California is experiencing a severe shortage of primary care physicians, particularly in the rural and Central Valley regions of the state. Our state has one of the lowest primary care physician to patient ratios in the nation, and it is estimated that California needs an additional 8,243 primary care physicians by 2030 – a 32 percent increase.
What's more, 75 percent of medical students graduate with debt with an average of $170,000 in student loans. And inadequate funding for residency programs exacerbates access problems—every year, hundreds of graduating medical students don't find a residency slot in California to continue their training, forcing talented young doctors who want to stay and practice in California to other states and communities. A robust and well-trained primary care workforce is essential to meeting the health care demands of all Californians and remains one of the California Medical Association's (CMA) top priorities.
Explore financial savings and assistance from the following CMA-supported programs.
CalHealthCares Loan Repayment Program
Eligible physicians may apply for a loan repayment up to $300,000 in exchange for a five-year service obligation. Eligible dentists may apply for either a loan repayment up to $300,000 in exchange for a five-year service obligation or a Practice Support Grant up to $300,000 in exchange for a ten-year service obligation. All awardees are required to have their patient caseload comprised of a minimum of 30 percent Medi-Cal beneficiaries and within 10 percent of the Medi-Cal patient caseload proposed in their application. Learn more and apply.
Steven M. Thompson Physician Corps Loan Repayment Program
Award recipients receive up to $105,000 to repay educational loans in exchange for a three-year service commitment in a medically under-served area of the state, and since its inception. This program was created in 2002 under a bill sponsored by CMA, and the program has awarded more than $17 million to over 220 individuals. Learn more and apply.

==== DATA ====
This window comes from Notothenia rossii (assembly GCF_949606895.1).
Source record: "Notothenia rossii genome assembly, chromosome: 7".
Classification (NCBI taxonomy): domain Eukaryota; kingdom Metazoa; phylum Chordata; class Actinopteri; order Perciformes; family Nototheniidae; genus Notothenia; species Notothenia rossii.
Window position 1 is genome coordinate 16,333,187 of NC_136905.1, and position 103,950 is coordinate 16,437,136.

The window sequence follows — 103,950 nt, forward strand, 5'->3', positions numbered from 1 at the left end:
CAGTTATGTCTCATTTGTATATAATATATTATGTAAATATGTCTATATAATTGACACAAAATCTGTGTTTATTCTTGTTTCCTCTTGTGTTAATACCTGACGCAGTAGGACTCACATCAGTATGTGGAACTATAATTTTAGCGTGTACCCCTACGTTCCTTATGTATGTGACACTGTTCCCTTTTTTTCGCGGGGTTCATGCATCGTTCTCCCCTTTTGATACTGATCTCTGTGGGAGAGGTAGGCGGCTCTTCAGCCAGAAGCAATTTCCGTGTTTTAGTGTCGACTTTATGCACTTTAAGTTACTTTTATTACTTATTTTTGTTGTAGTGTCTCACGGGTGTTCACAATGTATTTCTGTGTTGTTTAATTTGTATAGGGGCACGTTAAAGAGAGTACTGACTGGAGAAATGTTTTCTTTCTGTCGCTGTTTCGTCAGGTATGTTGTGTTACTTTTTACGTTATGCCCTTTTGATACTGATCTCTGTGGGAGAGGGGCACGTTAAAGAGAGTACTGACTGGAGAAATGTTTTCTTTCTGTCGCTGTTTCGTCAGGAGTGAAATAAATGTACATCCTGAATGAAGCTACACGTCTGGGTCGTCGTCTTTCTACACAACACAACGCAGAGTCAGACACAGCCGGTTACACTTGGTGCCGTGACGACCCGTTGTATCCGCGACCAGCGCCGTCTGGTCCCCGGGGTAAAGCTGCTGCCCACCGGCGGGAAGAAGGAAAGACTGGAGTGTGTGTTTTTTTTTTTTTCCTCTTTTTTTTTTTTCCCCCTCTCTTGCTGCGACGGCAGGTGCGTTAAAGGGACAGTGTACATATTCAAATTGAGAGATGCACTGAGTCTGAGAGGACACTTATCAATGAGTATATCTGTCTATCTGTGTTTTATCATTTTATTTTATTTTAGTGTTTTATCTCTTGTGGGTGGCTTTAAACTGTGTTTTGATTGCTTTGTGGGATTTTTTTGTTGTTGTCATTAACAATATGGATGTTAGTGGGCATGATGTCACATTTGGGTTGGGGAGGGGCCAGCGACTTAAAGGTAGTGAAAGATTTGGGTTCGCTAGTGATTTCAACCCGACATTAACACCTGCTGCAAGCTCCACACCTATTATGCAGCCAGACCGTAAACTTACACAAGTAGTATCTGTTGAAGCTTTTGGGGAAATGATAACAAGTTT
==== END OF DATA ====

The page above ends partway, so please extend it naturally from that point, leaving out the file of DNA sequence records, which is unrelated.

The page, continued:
Song-Brown Healthcare Workforce Training Programs
In 2016, the California legislature passed a budget that committed $100 million over three years ($33 million each year) through the Song-Brown program, which aims to increase the number of students and residents receiving quality primary care education and training in areas of unmet need throughout California. The California Healthcare Workforce Policy Commission awarded upwards of $30.5 million to support more than 175 primary care residency slots for the 2017 cycle, and a record number of applications were received this year, in large part due to the additional physician workforce funding secured by CMA through the state budget. Although Governor Jerry Brown proposed to eliminate these funds in his 2017-2018 budget, CMA fought to maintain this important funding, which is critical as we work to address California’s primary care physician shortage. .
CMA members are eligible for student loan refinancing options, which include low-variable and fixed rates with terms ranging from five to 20 years, with an additional rate discount of 0.25 percent. Parent PLUS loans can also be refinanced. There are no prepayment penalties, and borrowers could save $15,7672 over the life of their loans on average when they refinance their student loans with SoFi. Learn more.